The indult granting the diocesan bishops of the United States authority to permit a funeral liturgy in the presence of cremated remains (in place of the body) requires two things. First, the diocesan bishop must authorized this practice for his diocese. Second, each individual case requires permission. Your pastor will need to seek permission for you.
What length of time is there between death, cremation and the funeral Mass?
The answer to this question depends on various factors, just as in the case of funerals with the body. The place of death, the location of the crematory, scheduling a time for cremation, the schedule at the parish church, and other circumstances impact the timing. Once all arrangements have been made, you should generally allow at least one day between death and the celebration of the funeral liturgy.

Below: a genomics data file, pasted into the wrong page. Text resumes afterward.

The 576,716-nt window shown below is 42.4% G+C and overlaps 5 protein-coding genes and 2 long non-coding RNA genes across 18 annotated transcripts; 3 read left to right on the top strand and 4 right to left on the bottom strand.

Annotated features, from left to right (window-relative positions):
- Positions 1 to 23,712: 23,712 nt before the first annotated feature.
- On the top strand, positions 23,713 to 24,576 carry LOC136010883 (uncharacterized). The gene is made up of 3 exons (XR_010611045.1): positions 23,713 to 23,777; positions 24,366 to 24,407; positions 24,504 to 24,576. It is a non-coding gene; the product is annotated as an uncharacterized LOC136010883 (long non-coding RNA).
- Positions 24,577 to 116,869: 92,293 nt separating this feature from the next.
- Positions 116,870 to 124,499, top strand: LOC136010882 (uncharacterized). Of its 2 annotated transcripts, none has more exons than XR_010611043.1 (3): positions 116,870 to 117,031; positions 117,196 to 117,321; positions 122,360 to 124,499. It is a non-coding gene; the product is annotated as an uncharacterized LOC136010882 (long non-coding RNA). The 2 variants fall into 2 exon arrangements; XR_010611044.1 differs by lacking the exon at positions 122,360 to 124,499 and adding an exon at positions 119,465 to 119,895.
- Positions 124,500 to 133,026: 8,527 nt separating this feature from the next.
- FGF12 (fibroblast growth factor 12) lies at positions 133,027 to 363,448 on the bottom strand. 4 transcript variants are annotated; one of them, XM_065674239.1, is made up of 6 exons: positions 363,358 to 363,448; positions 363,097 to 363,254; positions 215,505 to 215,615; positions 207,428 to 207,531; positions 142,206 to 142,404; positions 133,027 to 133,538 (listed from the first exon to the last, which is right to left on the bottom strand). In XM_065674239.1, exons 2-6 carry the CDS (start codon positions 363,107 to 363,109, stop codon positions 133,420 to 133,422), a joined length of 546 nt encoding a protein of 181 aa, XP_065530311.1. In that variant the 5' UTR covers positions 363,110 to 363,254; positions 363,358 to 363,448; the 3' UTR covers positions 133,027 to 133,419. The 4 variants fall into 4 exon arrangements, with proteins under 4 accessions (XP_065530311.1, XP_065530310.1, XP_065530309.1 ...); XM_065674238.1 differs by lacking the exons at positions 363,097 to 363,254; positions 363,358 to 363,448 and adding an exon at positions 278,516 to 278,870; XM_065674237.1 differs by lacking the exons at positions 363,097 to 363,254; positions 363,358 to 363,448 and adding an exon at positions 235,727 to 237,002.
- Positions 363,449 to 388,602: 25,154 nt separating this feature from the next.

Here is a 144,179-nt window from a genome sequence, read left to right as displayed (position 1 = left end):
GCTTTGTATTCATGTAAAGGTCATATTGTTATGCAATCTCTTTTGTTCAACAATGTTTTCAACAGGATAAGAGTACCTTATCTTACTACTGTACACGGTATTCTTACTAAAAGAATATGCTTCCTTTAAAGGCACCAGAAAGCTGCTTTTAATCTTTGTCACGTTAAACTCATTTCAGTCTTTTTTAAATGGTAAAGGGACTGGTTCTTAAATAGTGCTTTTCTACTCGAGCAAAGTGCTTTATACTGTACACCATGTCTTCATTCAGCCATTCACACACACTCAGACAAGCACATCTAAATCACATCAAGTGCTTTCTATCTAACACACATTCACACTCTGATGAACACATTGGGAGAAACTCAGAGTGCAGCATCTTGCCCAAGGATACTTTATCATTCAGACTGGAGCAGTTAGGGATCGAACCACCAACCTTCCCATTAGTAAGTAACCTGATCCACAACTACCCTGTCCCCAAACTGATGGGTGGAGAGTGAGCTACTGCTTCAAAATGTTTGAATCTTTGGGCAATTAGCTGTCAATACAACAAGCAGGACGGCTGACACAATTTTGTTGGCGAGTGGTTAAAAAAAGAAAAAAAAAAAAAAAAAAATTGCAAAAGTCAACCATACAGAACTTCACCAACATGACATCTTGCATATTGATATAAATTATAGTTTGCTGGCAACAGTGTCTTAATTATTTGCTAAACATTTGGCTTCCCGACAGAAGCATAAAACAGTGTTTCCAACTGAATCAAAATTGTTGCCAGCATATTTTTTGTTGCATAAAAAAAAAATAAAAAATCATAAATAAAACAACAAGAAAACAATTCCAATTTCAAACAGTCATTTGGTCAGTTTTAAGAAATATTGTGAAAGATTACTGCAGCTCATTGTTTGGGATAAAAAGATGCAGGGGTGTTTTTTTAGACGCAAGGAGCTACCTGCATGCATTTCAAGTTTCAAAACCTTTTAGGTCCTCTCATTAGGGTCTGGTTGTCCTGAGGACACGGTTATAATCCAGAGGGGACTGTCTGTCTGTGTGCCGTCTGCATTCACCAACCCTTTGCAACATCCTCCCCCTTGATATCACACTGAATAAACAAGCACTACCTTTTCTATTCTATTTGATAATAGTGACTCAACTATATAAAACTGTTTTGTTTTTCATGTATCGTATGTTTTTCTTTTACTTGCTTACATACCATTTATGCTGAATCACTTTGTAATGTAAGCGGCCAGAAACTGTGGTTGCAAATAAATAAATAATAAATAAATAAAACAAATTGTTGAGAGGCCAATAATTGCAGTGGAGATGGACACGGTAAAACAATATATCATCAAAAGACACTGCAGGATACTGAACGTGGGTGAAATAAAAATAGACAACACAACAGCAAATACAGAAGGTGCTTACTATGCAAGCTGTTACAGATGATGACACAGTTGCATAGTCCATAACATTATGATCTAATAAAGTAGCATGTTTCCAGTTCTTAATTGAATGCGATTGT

What happens at the Funeral Mass with cremated remains?
A journey which began at baptism comes to conclusion as we enter into eternal life. Significant attention should be given to the primary symbols of the Catholic funeral liturgy, as stated in the Order of Christian Funerals and its commentaries. The paschal candle and sprinkling with holy water are primary symbols of baptism and should be used during the funeral Mass. However, the pall is not used. Photos and other mementos may be used at the vigil, but are not appropriate for the Mass. During the Mass, the cremated remains should be treated with the same dignity and respect as the body. They are to be sealed in a worthy vessel. They may be carried in procession and/or placed on a table where the coffin normally would be with the Easter candle nearby.
Rite of Committal
The body is always laid to rest with solemnity and dignity. So too, the Order of Christian Funerals provides for the interment of cremated remains. (Order of Christian Funerals, Appendix II #438)